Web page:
May 29, 2019

A Box of Bones

Written by Marina Cohen
Roaring Brook Press
288 pp.
Ages 8-12
May 2019

Sometimes people need lies. Little lies to help them deal with truths that are too huge and too difficult to face. (pg. 273)
Twelve-year-old Kallie is only interested in facts and the organized and logical world that she and her father, who works in risk management for an insurance company, live in. She has no appreciation for the arts, turning her nose up at music and seeing stories as "ugly little lies wrapped in pretty packages" (pg. 59), going so far as to refer to her dead mother only with disdain as "The Writer." Unfortunately, the world seems to want something different for her than she expects.

While at the buskers' Festival of Fools with her Grandpa Jess, Kallie is handed a small puzzle box seemingly made of bone. After much work to open it, nine smaller cubes fall out of the box, each with its own unique image. Strangely, no matter how she drops these cubes, they always land in the same order: an animal, a goblet, an oval with holes, a castle, a cylinder with flames, a coffin, a skull, a long pointed object, and a blank. Soon, Kallie's life, thrown off kilter by a new imaginative student named Anna and by secrets she is learning regarding her mother's death, is following a path based on those bone images, starting with a strange animal with amethyst eyes that appears to her.

Interspersed with Kallie's story is one of Liah, a bone carver's apprentice. In her story, distinguished to the reader by its italics font, Liah and the bone carver are heading to the evil Empress's palace to sell his carvings, travelling through an ancient forest haunted by those whose bones were buried without ancestral care. Heedless of the bone carver's warnings, Liah removes a skull, hopeful of carving something special from it. But their foray into the palace becomes something dangerous for the bone carver and Liah after a Lie-peddler they meet confronts the Empress with his stories.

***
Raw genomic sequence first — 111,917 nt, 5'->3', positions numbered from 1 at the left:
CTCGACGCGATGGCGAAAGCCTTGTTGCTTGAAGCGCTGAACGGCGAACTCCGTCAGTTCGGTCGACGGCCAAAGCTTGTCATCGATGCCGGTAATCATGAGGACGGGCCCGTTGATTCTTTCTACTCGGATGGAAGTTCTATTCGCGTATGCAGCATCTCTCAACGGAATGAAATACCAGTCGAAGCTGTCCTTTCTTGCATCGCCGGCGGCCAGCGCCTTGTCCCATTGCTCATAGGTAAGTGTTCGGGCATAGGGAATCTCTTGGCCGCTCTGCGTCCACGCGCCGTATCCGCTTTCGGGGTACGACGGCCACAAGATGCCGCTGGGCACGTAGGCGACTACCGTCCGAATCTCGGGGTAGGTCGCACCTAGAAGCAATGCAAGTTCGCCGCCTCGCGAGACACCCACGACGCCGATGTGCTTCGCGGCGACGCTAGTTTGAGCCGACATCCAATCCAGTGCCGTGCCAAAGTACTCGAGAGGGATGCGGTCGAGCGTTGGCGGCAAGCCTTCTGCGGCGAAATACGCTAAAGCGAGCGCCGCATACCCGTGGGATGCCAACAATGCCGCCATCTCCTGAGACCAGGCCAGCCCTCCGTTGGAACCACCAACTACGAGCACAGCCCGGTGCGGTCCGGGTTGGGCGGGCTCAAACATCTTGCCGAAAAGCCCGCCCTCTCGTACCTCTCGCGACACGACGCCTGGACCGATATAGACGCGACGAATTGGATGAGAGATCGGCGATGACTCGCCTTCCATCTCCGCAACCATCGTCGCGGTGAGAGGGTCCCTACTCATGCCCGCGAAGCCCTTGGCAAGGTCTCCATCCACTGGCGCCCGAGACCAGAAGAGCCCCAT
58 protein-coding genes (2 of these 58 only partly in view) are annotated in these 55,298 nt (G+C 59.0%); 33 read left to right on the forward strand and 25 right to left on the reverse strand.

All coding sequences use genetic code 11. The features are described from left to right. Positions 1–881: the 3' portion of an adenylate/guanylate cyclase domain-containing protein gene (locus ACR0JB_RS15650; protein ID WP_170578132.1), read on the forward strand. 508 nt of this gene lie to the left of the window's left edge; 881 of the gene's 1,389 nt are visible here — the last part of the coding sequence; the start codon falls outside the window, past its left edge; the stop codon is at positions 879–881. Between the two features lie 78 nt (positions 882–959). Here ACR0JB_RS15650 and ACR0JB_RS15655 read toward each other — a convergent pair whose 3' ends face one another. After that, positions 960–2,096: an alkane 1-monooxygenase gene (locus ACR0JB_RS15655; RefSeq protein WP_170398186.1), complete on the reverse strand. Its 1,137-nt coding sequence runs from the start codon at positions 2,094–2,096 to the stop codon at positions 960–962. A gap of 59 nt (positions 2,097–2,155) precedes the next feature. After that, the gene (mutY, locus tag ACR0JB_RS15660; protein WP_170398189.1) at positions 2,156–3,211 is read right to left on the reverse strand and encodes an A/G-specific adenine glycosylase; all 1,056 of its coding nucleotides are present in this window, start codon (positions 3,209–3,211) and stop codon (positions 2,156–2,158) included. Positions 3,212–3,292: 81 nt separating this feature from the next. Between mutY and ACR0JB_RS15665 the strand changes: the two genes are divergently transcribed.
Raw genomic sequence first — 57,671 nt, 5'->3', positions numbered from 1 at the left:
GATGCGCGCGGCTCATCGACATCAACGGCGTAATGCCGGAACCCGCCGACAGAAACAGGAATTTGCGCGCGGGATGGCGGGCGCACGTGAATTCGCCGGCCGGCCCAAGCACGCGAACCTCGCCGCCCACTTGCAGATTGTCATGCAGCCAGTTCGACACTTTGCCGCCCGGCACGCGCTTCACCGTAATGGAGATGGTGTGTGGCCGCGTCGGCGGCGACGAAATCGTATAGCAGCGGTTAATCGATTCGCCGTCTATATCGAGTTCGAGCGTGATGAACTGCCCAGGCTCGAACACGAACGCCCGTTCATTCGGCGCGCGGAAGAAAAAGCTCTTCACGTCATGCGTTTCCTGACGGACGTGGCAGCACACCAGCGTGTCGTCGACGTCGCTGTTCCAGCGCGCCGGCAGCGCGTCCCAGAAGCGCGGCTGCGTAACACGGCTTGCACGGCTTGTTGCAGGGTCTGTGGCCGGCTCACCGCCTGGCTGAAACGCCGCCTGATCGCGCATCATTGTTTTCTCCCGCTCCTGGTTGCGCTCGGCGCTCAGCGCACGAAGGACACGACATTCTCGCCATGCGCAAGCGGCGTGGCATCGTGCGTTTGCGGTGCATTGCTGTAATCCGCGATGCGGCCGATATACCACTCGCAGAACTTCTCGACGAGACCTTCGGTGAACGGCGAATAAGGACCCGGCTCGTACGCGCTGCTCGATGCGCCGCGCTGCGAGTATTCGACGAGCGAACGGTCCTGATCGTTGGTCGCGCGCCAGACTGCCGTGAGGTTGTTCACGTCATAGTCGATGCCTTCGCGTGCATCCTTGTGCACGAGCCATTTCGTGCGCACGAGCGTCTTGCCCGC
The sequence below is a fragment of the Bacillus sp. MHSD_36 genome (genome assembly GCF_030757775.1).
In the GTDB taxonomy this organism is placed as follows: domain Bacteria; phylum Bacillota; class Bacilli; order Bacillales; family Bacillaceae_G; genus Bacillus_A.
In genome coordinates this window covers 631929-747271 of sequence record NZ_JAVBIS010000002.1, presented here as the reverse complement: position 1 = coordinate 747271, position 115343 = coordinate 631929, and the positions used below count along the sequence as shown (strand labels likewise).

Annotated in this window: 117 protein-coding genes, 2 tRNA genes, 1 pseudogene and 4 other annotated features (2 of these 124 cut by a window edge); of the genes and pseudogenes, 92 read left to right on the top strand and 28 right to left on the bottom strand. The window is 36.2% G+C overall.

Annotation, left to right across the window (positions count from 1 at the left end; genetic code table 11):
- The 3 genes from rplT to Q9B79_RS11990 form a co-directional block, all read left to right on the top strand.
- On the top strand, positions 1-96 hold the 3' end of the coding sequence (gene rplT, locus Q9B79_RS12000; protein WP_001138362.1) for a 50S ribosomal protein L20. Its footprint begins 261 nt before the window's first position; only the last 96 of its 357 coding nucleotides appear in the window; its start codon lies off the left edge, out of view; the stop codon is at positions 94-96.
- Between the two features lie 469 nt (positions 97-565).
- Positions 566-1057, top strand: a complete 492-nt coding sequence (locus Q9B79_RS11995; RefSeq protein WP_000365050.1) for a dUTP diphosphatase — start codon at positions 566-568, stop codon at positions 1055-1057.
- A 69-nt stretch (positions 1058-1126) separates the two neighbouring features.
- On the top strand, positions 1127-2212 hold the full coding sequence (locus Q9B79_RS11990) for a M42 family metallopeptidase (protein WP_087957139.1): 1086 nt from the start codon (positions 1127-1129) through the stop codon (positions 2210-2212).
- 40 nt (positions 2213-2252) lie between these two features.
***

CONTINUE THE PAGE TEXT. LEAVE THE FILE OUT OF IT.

There is such a thing as too much truth. (pg. 272)
How Kallie's and Liah's journeys are related is only revealed at the end of Marina Cohen's latest middle grade novel but they are entwined, both learning that
...a good story never really ends. It lives on inside you forever (pg. 222)
and that truths and lies are not very different, both necessary and still tenuous.

While Marina Cohen does creepy middle-grade really, really well–do check out several of her earlier novels such as The Inn Between (2016) and The Doll's Eye (2017)–A Box of Bones tells a great mystery without worries of keeping young readers up at night. There are eerie bits, both in Kallie's and Liah's stories, but they add to the mysteriousness, demonstrating that not everything is straightforward, logical or expected, just like life, and that stories give life as well as honour it.

1 comment:

  1. I like Marina Cohen's writing. This one sounds great!